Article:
DOCTOR Vivek Solanki who has been evicted from the state-of-the-art Trauma Centre Hospital after an ownership wrangle with African Medical Investment (AMI) Plc, has been fingered in a massive fraud scheme, abuse of company funds, theft and has two warrants of arrests in South Africa and Tanzania, a forensic investigation report by PricewatersCoopers (PwC) has revealed.
The forensic investigation unearthed massive abuse of funds resulting in AMI being prejudiced close to US$1 million by Solanki who was the chief executive officer.
“Solanki abused the funds which were being injected in the expansion of this hospital and has tried to confuse everyone including the courts that he owns this hospital. But the judgement by the supreme court shows the judges refused to be misled,” said a source at the hospital.
In an interview with Nehanda Radio AMI group operations manager Peter Annesley said at last justice is prevailing because the hospital has be given to the rightful owners.
“We are grateful with what is happening. The courts use evidence and this is what we have,” Annesley said.
Sources at the Trauma Centre hospital said this case took so long to be settled because Solanki used his political connections to grab the hospital.
“He has always boasted of having political muscle and connected to the intelligence office that no one can evict him,” said the source.
Documents in possession of this paper show that AMI entered into an agreement with Solanki’s company, Meifco Limited in 2008 after AMI had injected £5million to build one or more businesses in the healthcare sector in Africa.
Following the completion of the transaction Solanki became the Group CEO and signed a management agreement which saw his company, Autoband Investment, managing the hospital.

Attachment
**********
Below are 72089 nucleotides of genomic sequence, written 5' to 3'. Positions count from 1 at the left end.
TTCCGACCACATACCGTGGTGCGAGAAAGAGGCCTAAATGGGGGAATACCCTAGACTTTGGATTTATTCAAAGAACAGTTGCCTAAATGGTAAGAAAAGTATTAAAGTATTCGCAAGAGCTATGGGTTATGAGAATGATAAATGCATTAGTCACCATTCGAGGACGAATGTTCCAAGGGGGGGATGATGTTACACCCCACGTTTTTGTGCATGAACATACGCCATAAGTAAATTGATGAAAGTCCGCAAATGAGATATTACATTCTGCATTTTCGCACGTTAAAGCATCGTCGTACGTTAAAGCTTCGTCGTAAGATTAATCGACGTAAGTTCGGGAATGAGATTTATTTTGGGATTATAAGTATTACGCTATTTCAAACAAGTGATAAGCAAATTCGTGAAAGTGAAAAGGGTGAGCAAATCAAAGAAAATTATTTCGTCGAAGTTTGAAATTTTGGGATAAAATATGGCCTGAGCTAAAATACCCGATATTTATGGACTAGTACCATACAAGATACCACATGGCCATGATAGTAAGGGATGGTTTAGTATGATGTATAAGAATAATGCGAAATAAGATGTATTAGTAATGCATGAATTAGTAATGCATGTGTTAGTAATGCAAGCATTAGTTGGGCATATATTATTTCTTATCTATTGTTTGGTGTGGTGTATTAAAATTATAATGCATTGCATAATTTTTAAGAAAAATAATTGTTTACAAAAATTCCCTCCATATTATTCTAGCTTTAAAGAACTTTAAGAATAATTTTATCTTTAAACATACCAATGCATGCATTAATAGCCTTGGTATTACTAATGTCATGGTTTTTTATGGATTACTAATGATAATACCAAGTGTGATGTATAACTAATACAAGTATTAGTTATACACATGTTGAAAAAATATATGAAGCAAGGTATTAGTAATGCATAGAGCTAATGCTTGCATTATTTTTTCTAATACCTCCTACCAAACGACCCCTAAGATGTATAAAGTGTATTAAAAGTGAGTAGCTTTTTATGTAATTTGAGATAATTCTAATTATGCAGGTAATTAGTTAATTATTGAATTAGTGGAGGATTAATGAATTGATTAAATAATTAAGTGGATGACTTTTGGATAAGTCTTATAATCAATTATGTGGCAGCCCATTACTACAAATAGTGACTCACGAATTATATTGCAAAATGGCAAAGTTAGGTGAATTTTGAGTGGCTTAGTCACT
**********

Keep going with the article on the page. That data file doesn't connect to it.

In 2010 the group began to operate at Trauma Centre as Streamleigh Investments.
The forensic investigation report exposed some payments that were being made to suppliers and contractors who were not working on the hospital expansion project and had no supporting documents for some expenses.
“Through the use of forensic technology we noted that Zarina Dudhia, the hospital manager, created fictitious invoices and inflated amounts,” read part of the forensic investigation findings.
“Solanki authorised all the transactions which include overstatement of payments amounted to US$252 433, personal expenditure paid by hospital for the construction and refurbishment of a house at Number 3 St Brelaides Close, Ballantyne Park (US$194 881), withdrawals from the bank but not accounted for (US$355 000), cash not accounted for (US$101 992) and overstatement of payroll expenses (US$52 831), reads the report.
Documents also reveal that Solanki was issued with a warrant of arrest in South Africa.
“Application is hereby made for the issue of a warrant for arrest of Vivek Savji Solanki on a charge of fraud and/or theft there being from the information taken upon oath a reasonable suspicion that he committed the alleged offence between the 1st day of December 2008 and November 2009,” reads part of the warrant.